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There are numbers 1 to N present in a list, and an additional number that has been included by mistake. So, in total there are N+1 numbers. Assume that the largest integer that the language can handle is N. What is the fastest algorithm to find the repeat digit?

Note: This is not a homework problem.

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Is this an assignment from school/college? – ChrisF Jun 7 '11 at 7:58
No it is not. Sorry if it appears that way, it was a problem one of my pals gave me as a quiz. He suggested an answer that does not make sense to me. (I am not a CS student) – picakhu Jun 7 '11 at 7:59
That's fair enough, but you might want to make that clear in the question. – ChrisF Jun 7 '11 at 8:00
up vote 5 down vote accepted

I would xor all of the numbers, and xor that with what the xor of the full list should have been. (That xor depends on N and is not hard to figure out.)

This works because xor has the following properties:

  • commutative: a xor b = b xor a
  • associative: (a xor b) xor c = a xor (b xor c)
  • 0 is the identity: a xor 0 = a
  • self-negating: `a xor a = 0

Better yet, it does it without ever changing how many bits you have in your representation. And xor happens to be one of the fastest operations in a computer.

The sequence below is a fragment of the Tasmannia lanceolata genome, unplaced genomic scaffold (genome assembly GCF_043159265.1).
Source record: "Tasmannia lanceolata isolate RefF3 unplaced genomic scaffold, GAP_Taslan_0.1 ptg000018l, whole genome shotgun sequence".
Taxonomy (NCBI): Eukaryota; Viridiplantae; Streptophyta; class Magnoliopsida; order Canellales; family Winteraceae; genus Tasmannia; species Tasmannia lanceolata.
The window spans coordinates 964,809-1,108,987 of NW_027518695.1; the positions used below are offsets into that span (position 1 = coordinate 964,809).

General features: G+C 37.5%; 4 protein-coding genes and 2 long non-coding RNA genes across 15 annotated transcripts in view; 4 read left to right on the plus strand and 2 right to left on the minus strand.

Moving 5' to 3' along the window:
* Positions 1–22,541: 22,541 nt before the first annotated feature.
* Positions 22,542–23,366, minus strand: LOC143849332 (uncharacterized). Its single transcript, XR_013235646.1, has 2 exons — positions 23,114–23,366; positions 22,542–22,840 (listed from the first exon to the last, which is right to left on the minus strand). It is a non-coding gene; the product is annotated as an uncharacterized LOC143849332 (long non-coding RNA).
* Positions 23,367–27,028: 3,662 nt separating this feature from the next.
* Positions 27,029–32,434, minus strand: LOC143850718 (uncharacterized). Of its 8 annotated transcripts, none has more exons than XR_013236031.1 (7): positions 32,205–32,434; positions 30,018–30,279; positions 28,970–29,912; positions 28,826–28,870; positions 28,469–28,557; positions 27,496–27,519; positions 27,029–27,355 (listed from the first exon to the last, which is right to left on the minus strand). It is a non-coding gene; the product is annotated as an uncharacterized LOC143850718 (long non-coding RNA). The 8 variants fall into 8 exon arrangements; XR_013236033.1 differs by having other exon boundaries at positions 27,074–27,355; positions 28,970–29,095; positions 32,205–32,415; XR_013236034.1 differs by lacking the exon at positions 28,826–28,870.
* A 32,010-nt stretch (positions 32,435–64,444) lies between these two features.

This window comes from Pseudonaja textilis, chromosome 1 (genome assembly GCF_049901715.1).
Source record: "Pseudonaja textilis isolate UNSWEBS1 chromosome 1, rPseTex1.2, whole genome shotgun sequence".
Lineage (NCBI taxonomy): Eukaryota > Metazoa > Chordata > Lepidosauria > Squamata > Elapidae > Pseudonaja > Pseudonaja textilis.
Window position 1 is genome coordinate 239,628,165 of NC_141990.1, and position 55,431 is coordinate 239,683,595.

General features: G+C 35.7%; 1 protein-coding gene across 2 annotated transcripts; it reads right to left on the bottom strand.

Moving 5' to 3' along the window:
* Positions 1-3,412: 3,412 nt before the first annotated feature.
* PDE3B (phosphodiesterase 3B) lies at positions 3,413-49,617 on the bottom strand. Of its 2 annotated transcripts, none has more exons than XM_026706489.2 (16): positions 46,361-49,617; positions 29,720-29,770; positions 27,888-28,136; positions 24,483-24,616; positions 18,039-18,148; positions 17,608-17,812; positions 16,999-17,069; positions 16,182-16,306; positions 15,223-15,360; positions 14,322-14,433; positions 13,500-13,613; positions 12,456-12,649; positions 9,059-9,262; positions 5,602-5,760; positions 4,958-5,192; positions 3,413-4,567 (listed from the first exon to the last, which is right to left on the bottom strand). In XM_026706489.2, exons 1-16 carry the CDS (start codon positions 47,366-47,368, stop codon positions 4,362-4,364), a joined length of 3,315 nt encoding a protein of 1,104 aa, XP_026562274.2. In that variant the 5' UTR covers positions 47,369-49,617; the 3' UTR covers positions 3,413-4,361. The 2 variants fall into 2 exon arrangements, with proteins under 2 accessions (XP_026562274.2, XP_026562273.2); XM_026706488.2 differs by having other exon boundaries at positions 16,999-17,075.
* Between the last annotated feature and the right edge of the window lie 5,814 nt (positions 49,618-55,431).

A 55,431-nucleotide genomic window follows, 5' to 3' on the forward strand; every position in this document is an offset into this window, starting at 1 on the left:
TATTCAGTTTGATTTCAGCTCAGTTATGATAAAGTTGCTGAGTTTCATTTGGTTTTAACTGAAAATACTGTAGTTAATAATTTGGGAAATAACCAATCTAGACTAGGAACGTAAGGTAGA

Therefore the result of that computation is the same as you would get if you paired each number in the list with a copy of itself, xored them all together, then the extra number that was inserted by mistke. But that turns into 0 xored with itself a bunch of times then xored with the extra number. Which all becomes just the extra number.

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Thanks, that was his answer too. But I think you did a great job in explaining it. My only question is, how is xor implemented in the compiler? Does the process of xor ever go over the limit of N? – picakhu Jun 7 '11 at 8:18
@picakhu: xor is a basic operation implemented directly in the CPU. See for more details. As for the limit, that is tricky. In theory if your maximum integer was 25, you could go over after 24 xor 5. In practice the maximum integer tends to be of the form 2**k-1, and you can't go over. In any case the xor operation doesn't know or care about integers, and so should wind up OK even if it was temporarily too big. – btilly Jun 7 '11 at 8:28
Thanks. I think I figured out how it works. That was very helpful. – picakhu Jun 7 '11 at 8:30

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